Cover: The Price of Aid: The Economic Cold War in India, from Harvard University PressCover: The Price of Aid in HARDCOVER

The Price of Aid

The Economic Cold War in India

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Product Details


$35.00 • £28.95 • €31.50

ISBN 9780674659599

Publication Date: 02/19/2018


512 pages

6-1/8 x 9-1/4 inches

11 photos, 1 map, 3 tables


The Price of Aid is a detailed and convincing historical study of the playing-out of the ideological and institutional politics of development aid… [It] makes a major contribution towards a necessary discussion of the politics of aid.—Priyamvada Gopal, Times Higher Education

A must read… Sheds significant light on the economic dimension of the Cold War… There is little doubt that this book will be essential reading for scholars of the Cold War, Indian history, and economic history.—Tanvi Madan, H-Diplo

Engerman shows the unintended effects of foreign aid by explaining how it weakened Indian political institutions and diminished the country’s exercise of sovereignty.—R. M. Ramazani, Choice

This is a superb, field-changing book. Based on a dazzling array of archives spanning continents, David Engerman has written a groundbreaking study of how the ‘economic Cold War’ shaped India—and how India shaped the Cold War. Global in scope but rooted in local detail, The Price of Aid is essential reading: a true classic of international history.—Sunil Amrith, author of Crossing the Bay of Bengal: The Furies of Nature and the Fortunes of Migrants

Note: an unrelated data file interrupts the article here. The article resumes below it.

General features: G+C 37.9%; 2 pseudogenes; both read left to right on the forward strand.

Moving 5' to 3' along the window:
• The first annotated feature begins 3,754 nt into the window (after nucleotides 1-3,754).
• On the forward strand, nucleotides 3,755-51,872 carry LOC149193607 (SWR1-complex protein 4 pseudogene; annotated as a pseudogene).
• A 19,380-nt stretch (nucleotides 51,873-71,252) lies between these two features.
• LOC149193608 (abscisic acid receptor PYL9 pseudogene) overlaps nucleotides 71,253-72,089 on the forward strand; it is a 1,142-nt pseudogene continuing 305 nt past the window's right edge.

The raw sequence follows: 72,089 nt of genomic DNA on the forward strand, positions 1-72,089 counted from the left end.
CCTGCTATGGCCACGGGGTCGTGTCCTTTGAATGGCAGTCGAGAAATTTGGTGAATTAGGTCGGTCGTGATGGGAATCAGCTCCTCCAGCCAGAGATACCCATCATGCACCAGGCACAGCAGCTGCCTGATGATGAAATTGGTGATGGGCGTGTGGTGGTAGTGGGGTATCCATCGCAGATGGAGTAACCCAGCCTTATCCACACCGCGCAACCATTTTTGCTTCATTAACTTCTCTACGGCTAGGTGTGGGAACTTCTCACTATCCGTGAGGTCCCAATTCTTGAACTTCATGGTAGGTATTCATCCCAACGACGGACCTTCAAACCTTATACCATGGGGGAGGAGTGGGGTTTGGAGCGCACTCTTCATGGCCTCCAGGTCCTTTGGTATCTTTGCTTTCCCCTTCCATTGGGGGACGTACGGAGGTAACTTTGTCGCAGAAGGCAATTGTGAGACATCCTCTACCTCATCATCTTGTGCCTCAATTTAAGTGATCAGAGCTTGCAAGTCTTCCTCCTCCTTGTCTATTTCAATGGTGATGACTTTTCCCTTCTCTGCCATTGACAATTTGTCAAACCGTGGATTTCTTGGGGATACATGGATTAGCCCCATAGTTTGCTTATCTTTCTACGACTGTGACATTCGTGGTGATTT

The Price of Aid is an outstanding history of India during the Cold War and the political economy of foreign aid. Drawing on an unprecedented array of official and private archives in India, Russia, the United States, and Britain, Engerman offers a superb account—one that integrates the ideologies and policies of the superpowers with a sharp analysis of the push-and-pull of policymaking in India. This is a landmark study of independent India as well as the Cold War.—Srinath Raghavan, author of India’s War: World War II and the Making of Modern South Asia

A magnificent book. Anyone who seeks to understand contemporary India and its development struggles will have to start here. Engerman’s work is not only enlightening, it turns much of what we thought we knew about India, foreign aid, and the Cold War in South Asia upside down.—O. A. Westad, author of The Cold War: A World History

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